Virginia (Ginny) Stoffel; Engagement, Exploration, Empowerment. Am J Occup Ther 2015;69(6):6906140010. https://doi.org/10.5014/ajot.2015.696002
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© 2021 American Occupational Therapy Association
Engagement, exploration, and empowerment are significant practice strategies used by occupational therapy practitioners as a means of getting to know what matters to clients and how to facilitate their participation in everyday life. Applied to the American Occupational Therapy Association (AOTA) as an organization, professional engagement, exploration of new service contexts, and empowerment of members to take an active role in shaping the profession's future are examined. This address, given at the 2015 AOTA Annual Convention & Expo, looks to the future in terms of engaging greater numbers of members; participating in Vision 2025, a strategic planning initiative that will be unveiled at the 2016 AOTA Annual Conference & Expo; and empowering members to achieve excellence in occupational therapy.
the ability to drive, read, write, watch television, cook, and do housework. Activities that used to be fun and fulfilling may begin to be burdensome or even impossible. With loss of the ability to drive and navigate unfamiliar places, it becomes easier to stay at home than to see friends or meet new people. All of this takes a toll on mental health, and past studies have found that as many as one-third of people with bilateral age-related macular degeneration develop clinical depression. (NIH, 2014, para. 2–3)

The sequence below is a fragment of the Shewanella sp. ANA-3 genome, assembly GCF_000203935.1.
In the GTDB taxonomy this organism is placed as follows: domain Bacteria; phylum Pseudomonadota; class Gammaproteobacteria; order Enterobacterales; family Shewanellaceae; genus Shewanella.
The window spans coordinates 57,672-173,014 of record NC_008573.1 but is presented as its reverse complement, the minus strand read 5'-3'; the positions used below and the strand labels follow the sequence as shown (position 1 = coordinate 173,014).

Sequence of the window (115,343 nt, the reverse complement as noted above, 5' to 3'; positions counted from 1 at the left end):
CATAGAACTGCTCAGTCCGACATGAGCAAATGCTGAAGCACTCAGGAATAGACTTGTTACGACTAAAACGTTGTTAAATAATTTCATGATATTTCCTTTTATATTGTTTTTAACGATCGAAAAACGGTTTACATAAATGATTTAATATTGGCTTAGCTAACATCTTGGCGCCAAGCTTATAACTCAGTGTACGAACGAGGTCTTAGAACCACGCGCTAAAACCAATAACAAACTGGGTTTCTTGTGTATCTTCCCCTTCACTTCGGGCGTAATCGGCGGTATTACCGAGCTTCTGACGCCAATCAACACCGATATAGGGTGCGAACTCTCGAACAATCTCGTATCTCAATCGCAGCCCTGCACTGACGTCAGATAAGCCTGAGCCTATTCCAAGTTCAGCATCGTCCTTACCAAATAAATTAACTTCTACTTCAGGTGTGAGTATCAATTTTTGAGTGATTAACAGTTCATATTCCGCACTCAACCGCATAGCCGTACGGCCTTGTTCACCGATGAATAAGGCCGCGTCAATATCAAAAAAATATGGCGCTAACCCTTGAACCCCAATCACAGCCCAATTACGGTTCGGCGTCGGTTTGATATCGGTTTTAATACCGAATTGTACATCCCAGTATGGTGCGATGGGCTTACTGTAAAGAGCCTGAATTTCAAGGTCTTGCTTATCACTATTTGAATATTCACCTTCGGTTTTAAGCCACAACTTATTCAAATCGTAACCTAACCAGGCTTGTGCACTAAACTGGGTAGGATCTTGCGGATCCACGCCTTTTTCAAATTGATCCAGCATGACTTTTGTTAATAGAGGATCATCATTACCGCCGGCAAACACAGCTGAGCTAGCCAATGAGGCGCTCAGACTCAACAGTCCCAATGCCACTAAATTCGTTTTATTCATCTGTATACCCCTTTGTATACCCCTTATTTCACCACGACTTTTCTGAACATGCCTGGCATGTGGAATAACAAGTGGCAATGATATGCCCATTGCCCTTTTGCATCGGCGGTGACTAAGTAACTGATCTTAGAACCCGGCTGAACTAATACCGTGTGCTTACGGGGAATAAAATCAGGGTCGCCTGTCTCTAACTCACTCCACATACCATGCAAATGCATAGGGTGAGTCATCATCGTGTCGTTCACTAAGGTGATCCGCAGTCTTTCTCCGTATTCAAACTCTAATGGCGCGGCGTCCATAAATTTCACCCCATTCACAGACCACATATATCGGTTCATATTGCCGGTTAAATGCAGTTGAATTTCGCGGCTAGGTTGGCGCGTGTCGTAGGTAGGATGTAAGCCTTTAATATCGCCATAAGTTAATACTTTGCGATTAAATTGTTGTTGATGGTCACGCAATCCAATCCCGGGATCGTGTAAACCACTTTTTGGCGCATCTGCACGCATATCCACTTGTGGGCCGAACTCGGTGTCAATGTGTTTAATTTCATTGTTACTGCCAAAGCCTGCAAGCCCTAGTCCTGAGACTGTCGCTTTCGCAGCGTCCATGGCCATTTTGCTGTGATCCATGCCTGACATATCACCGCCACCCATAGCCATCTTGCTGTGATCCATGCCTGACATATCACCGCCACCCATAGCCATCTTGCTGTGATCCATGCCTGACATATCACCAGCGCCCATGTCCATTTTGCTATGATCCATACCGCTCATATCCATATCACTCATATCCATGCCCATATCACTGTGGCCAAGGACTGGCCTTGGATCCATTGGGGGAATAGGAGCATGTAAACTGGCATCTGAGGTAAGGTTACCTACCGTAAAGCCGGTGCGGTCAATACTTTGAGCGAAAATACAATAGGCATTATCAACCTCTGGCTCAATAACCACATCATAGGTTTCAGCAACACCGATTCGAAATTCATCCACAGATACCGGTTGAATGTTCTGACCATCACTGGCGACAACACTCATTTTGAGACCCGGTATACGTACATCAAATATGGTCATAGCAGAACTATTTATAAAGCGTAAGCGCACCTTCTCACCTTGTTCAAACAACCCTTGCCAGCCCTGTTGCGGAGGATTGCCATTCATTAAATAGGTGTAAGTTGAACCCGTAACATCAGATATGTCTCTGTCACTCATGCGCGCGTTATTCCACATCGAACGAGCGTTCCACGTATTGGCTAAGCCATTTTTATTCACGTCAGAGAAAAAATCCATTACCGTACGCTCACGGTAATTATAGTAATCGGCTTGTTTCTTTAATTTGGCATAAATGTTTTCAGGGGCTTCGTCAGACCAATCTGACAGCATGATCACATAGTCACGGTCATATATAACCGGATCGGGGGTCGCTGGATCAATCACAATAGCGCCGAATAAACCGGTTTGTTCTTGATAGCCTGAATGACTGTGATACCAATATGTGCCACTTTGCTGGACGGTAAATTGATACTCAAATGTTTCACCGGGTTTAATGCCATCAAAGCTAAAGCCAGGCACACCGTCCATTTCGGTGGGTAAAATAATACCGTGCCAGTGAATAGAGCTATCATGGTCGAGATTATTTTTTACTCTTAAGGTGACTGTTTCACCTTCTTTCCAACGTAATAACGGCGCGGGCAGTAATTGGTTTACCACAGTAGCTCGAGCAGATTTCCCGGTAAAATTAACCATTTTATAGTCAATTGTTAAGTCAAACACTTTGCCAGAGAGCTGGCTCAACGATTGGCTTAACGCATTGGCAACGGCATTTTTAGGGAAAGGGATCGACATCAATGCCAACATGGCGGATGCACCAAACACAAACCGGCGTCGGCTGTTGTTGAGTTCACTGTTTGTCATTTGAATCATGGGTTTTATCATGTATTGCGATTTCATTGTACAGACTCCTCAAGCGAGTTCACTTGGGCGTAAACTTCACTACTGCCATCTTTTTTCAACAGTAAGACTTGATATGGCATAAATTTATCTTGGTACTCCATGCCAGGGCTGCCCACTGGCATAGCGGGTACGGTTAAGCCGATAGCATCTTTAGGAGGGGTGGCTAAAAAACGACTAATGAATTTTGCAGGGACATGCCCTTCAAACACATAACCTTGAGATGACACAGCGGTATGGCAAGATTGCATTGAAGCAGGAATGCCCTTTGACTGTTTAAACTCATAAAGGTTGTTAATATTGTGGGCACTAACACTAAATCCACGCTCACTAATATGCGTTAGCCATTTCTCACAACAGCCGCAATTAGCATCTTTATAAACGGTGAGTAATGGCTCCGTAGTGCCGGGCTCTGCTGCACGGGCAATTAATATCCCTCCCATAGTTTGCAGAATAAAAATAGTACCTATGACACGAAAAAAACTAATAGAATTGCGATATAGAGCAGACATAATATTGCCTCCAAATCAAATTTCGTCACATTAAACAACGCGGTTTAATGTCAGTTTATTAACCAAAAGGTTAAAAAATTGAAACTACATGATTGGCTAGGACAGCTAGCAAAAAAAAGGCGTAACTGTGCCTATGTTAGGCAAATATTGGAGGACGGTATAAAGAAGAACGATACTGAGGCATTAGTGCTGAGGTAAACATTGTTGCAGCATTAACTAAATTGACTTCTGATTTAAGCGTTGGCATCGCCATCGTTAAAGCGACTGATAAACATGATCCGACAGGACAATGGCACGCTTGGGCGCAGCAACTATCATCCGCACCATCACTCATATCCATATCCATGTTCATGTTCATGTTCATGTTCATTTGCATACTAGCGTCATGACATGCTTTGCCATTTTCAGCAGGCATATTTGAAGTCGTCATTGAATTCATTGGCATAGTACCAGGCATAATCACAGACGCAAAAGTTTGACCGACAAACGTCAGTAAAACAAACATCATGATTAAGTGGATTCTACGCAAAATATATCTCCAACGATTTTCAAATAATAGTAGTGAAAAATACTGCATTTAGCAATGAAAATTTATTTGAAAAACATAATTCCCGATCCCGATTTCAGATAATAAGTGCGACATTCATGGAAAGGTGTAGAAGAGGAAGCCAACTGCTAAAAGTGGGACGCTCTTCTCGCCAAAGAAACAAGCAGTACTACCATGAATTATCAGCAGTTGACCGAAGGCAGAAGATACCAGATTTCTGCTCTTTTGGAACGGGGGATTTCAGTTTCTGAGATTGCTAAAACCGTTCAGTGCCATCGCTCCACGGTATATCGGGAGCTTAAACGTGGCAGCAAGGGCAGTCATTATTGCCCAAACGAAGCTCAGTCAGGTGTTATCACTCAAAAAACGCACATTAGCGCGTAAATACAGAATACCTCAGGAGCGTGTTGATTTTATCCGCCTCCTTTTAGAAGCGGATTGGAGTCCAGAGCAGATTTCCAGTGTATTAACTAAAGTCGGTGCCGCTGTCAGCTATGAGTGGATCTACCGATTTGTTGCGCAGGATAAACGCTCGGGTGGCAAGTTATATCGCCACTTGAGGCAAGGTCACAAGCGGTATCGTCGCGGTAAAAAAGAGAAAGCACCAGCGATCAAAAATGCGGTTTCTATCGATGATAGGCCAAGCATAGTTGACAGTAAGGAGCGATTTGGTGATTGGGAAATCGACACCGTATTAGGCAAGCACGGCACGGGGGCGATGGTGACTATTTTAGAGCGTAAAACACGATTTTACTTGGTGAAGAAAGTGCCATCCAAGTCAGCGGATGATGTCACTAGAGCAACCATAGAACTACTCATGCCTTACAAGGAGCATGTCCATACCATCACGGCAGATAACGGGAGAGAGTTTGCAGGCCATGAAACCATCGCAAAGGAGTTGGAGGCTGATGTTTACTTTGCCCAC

Focus on doing what you enjoy, know that when you don’t do these activities you might become depressed, so go ahead and reengage in doing what you enjoy. I’ll help train you to use low vision devices, make changes in your home such as lighting and high-contrast tape so that you can do what is important and meaningful to you, and at the same time increase your social activities; together, we’ll break your personal goals into more manageable steps.
The small experiences of everyday life and everyday occupation have complexity, beauty, meaningfulness, and relevance to health and well-being that belie their aura of ordinariness and routine. For in the unique and small experiences that comprise each individual’s daily life, we, as occupational therapy personnel, can derive deep understandings about the nature of the lived occupational experiences of human beings and about human occupation more broadly. (p. 630)
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